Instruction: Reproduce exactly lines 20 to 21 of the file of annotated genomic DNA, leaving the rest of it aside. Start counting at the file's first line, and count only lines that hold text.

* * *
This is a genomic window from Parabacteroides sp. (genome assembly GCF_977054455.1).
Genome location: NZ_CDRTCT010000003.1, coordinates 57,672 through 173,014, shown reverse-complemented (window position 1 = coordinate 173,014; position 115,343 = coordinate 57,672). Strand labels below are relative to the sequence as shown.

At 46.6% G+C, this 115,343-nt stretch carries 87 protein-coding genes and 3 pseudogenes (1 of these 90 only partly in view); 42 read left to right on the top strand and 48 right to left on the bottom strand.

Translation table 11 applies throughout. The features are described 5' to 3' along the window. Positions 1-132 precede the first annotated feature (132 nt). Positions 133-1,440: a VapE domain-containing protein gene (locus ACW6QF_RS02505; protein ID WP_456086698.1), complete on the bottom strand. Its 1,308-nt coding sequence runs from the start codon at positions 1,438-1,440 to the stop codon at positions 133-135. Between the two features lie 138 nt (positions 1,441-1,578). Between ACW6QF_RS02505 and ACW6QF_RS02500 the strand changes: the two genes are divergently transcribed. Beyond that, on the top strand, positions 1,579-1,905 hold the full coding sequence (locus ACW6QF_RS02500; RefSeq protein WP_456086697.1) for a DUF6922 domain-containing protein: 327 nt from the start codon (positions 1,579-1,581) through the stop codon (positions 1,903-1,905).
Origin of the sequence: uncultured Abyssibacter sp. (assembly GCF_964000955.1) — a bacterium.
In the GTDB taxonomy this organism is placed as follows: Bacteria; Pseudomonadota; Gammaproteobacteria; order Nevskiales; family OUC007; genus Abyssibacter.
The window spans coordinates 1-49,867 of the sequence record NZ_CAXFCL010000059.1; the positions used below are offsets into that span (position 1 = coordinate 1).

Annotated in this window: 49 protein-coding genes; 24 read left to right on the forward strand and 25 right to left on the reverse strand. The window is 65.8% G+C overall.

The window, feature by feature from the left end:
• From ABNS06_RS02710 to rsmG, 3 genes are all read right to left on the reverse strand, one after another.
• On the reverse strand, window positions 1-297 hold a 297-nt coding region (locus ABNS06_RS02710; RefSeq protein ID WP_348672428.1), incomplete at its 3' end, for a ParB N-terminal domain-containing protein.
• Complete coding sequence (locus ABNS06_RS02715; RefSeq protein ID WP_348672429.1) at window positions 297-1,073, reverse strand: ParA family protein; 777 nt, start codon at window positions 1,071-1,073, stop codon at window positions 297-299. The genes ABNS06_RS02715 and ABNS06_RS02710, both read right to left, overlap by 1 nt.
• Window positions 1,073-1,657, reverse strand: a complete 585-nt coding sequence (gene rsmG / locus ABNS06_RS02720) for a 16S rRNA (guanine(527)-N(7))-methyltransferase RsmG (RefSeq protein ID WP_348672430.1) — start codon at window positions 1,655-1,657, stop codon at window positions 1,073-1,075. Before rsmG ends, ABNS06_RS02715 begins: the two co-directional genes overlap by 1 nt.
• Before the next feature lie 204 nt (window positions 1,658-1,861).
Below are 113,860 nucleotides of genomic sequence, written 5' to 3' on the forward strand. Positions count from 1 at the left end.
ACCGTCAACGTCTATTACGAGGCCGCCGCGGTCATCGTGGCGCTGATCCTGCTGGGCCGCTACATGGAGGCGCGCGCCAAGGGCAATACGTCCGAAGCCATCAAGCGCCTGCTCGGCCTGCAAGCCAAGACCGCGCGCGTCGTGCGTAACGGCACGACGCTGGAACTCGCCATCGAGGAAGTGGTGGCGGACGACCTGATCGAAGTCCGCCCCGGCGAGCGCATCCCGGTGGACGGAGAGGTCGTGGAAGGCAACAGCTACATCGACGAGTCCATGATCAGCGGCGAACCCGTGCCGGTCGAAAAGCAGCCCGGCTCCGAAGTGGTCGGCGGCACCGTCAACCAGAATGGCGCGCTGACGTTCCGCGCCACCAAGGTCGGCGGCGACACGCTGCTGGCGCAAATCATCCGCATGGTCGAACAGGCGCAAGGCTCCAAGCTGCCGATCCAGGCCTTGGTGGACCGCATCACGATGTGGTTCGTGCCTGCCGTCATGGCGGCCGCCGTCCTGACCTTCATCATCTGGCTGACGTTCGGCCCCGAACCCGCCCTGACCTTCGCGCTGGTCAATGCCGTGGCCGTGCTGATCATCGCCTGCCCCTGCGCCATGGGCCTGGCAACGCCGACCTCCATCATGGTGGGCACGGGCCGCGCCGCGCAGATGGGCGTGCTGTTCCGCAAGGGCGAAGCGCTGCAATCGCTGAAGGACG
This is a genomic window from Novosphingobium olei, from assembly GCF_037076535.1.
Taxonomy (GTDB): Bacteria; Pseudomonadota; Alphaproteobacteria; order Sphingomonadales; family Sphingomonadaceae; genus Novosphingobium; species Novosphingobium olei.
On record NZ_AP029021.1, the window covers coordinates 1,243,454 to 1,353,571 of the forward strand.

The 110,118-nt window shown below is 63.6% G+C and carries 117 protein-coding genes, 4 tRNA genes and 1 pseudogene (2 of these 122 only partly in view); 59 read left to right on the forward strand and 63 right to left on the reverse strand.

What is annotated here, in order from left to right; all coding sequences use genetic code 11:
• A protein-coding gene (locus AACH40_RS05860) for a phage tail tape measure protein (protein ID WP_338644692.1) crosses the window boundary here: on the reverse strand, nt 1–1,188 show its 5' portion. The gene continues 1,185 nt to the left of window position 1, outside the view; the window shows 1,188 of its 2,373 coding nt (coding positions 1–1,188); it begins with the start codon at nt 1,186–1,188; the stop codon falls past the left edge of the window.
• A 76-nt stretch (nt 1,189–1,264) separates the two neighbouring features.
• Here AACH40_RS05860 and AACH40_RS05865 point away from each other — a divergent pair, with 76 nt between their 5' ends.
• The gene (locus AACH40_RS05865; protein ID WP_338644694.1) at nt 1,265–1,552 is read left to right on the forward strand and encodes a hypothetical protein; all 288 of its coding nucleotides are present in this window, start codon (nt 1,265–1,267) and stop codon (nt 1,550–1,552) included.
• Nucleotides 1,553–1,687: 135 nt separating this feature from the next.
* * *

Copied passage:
The 110,118-nt window shown below is 63.6% G+C and carries 117 protein-coding genes, 4 tRNA genes and 1 pseudogene (2 of these 122 only partly in view); 59 read left to right on the forward strand and 63 right to left on the reverse strand.

What is annotated here, in order from left to right; all coding sequences use genetic code 11: